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Free Study Guide: The Trial by Franz Kafka - Synopsis / Analysis

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THE TRIAL: FREE PLOT SUMMARY / SYNOPSIS

THEMES

Major Themes

The trial is a crisis in the life of the chief clerk, Joseph K. The unrest within him impels him to seek justice. Symbolically this is a divine challenge to man. The officials' routine order of everyday life has been disrupted by the chaotic world of the law courts. The trial makes K. realize his feelings. His failings cannot be judged in a public trial. The spiritual urges within him act as the judge. His "bad conscience" drives him to court seeking justice. There is no specific crime or point of failure.



MOOD

The mood is of unrelenting seriousness and involvement with K.'s trial. K.'s introspection, stumbling and his reactions are briefly interspersed with climatic changes in the weather. Other peoples' lives around K., their joys and celebrations are completed left out (For e.g. the novel’s arena). Nor is there any source of comfort or hope in K.'s life.


Franz Kafka - BIOGRAPHY

Franz Kafka was born on July 3, 1883 in Prague, Austria-Hungary (now part of the Czech Republic). He was the oldest of six children to his middle-class Jewish parents.

The inhumanity and absurdity of the modern age are mirrored in Kafka's writing. The stubbornness and inflexible attitude of the bureaucracy in every profession, including court proceedings or visa facility. The obvious, liberal democratic systems of the world blocking the individuals right to seek justice forms the background.

Kafka's mastery is evident in 'The judgement' which came to light on the night of September 1912. The theme of guilt dealt with in 'The Trial' already has its genesis in 'The judgement'. Bureaucracy, which is the ultimate refuge for the common man's survival and retribution for any loss that he might face is the subject of his books. Kafka is extremely concerned with man's struggle for survival in the modern world. He is also anxious about the morality and capability of man in facing the corrupt forces in society. Social satire is also the subject of 'The Castle'.

Kafka's first and most humorous novel 'Amerika' tells the story of the young immigrant by the name of Karl Rossman. It is full of picaresque adventures and bizarre escapades. His next work 'The Castle' is considered his must read autobiographical work in its struggle against stubborn authority to enter a castle. 'The Complete Stories' is an expression of the modern man's fears and attempt to oppose them. It has all his stories except the three novels or Kafka's dairies: 'The Complete Diaries of Franz Kafka' are not available in a single volume. His 'Letters To Friends Family And Editors' are a wonderful portrait of the man behind his art. His other stories are 'The Metamorphosis' 'In The Penal Colony', 'A Country Doctor' and "A Hunger Artist."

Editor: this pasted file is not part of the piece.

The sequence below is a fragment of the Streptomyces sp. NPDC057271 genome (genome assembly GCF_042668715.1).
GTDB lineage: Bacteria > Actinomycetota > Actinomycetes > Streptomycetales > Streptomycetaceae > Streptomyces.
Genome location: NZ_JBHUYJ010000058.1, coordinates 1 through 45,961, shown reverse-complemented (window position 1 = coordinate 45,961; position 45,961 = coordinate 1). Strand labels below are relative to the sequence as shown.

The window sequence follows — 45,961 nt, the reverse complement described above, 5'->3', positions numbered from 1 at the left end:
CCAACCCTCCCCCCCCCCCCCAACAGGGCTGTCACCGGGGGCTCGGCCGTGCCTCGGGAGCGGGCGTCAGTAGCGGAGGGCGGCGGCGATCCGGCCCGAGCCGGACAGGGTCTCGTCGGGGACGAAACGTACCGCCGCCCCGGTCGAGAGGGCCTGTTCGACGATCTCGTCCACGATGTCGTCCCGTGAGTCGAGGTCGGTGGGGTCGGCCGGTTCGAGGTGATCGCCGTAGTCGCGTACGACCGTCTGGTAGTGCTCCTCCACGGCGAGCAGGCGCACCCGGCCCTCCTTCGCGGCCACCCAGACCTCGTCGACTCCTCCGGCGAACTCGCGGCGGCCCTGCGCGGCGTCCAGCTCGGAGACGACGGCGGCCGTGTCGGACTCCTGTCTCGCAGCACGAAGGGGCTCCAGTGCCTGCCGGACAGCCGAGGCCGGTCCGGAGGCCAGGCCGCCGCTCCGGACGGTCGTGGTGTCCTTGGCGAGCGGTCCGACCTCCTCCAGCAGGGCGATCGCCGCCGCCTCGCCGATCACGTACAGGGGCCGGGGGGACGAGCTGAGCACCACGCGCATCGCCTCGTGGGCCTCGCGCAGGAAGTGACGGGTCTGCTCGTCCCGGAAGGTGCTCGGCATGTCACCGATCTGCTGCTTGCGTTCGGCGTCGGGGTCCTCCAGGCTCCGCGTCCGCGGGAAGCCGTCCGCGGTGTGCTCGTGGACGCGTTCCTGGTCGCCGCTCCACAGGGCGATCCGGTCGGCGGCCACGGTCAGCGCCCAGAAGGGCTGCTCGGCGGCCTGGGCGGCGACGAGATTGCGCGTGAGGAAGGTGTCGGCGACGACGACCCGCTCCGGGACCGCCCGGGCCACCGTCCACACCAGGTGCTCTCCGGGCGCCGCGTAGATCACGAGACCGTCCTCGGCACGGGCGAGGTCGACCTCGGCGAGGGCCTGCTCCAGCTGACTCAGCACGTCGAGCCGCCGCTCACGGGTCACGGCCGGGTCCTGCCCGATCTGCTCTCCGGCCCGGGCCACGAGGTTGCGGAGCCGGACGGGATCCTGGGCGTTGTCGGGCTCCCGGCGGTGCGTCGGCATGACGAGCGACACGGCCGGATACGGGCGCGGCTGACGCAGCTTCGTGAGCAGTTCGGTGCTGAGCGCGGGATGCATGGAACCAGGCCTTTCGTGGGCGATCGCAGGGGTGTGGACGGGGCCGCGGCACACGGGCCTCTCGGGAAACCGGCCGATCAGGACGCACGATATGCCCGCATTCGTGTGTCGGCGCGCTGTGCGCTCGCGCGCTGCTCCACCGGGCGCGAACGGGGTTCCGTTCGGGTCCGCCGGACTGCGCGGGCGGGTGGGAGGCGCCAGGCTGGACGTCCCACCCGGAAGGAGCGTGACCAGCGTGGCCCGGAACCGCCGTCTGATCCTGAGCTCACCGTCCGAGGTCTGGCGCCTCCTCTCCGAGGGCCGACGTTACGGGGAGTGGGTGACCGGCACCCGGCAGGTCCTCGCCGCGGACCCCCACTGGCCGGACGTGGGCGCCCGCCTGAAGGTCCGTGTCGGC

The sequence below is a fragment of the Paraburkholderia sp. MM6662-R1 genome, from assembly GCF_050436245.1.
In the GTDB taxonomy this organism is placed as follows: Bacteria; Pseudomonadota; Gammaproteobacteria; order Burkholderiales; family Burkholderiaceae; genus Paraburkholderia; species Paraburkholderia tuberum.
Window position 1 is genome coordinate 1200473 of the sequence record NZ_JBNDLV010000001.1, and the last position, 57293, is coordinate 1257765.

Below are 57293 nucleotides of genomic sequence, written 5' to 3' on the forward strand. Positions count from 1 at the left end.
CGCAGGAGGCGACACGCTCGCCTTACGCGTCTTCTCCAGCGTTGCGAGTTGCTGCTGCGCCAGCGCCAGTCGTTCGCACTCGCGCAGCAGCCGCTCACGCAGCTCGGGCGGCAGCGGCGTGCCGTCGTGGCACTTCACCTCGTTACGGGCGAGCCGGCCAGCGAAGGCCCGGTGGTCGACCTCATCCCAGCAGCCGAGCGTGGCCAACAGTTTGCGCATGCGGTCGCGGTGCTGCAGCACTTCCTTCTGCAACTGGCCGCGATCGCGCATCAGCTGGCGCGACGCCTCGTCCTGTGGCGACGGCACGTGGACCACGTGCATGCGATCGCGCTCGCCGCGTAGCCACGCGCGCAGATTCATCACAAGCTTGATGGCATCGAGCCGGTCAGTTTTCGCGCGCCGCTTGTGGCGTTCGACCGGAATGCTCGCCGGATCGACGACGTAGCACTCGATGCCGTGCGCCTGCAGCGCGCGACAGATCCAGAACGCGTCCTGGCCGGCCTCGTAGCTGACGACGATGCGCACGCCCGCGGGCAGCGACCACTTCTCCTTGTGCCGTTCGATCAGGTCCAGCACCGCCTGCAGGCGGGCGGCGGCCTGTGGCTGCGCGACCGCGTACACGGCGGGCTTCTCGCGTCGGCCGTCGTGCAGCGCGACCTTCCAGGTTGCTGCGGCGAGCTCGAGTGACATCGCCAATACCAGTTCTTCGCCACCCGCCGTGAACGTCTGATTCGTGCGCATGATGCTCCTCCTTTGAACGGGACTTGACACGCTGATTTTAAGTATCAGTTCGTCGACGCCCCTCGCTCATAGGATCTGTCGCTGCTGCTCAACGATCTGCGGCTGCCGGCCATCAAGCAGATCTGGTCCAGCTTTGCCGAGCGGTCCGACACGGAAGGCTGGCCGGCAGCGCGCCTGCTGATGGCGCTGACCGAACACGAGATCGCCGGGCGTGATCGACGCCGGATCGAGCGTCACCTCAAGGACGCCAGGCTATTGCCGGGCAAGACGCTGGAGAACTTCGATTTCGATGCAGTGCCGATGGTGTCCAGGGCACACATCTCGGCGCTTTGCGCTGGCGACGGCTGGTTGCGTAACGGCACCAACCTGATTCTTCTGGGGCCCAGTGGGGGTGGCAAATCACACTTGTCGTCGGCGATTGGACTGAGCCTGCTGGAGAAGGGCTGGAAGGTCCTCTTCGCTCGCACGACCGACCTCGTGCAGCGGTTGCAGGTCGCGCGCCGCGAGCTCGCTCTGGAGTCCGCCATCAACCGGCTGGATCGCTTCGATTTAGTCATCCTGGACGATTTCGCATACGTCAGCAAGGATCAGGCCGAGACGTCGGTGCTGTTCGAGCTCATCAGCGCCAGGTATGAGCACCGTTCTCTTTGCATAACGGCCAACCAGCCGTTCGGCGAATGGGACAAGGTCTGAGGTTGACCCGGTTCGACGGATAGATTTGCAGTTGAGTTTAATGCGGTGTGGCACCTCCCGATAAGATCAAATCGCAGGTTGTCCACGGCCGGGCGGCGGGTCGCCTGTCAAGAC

Kafka died in Vienna on June 3, 1924 after battling many illnesses and medical problems including tuberculosis. Most of his works were published after his death, including The Trial.


LITERARY / HISTORICAL INFORMATION

There is considerable seriousness of his work, Kafka is also a social satirist, a fine craftsman, crafting his grotesque picture with the eye of the humorist drawing out the farcical and slapstick elements. Even the execution in the 'The Trial' has touches of a circus. Kafka was influenced by the ‘Comediena Humane’of Balza C, the caricatures of Danmier with its depiction of judges, advocates and slumbering judges, we have replicas of Jarndyce us Jarndyce in Dickens' 'Bleak House'. The clerk’s self importance in the industrial revolution of the nineteenth century, the atmosphere of the bureaucracy were the subjects of the novels of his days. Kafka also rend a great deal of Russian fiction, Gogol, Dostoevesky. The persona of his fiction is the poor man who needs his help. He is trapped in a maze of bureaucratic procedures, Banks, Courts, Tribunals, lawyers and the decaying Austro-Hungarian monarchy.

Further Kafka has re examined and boldly rewritten some basic mythological takes from Ancient Israel, Hellas, the far East and the West. They were fantastic creations of his very own imagination.

Of all his works the three classic stories of filial revolt are "The Metamorphoisis", "The Judgement" and ‘The Stoker’ along with his poignant "Letter to his Father."

"The Trial" stretches our thinking to its ultimate limits. It is a play on the problem of absurdity in human lives, for absurd and inessential things greatly occupy modern living.

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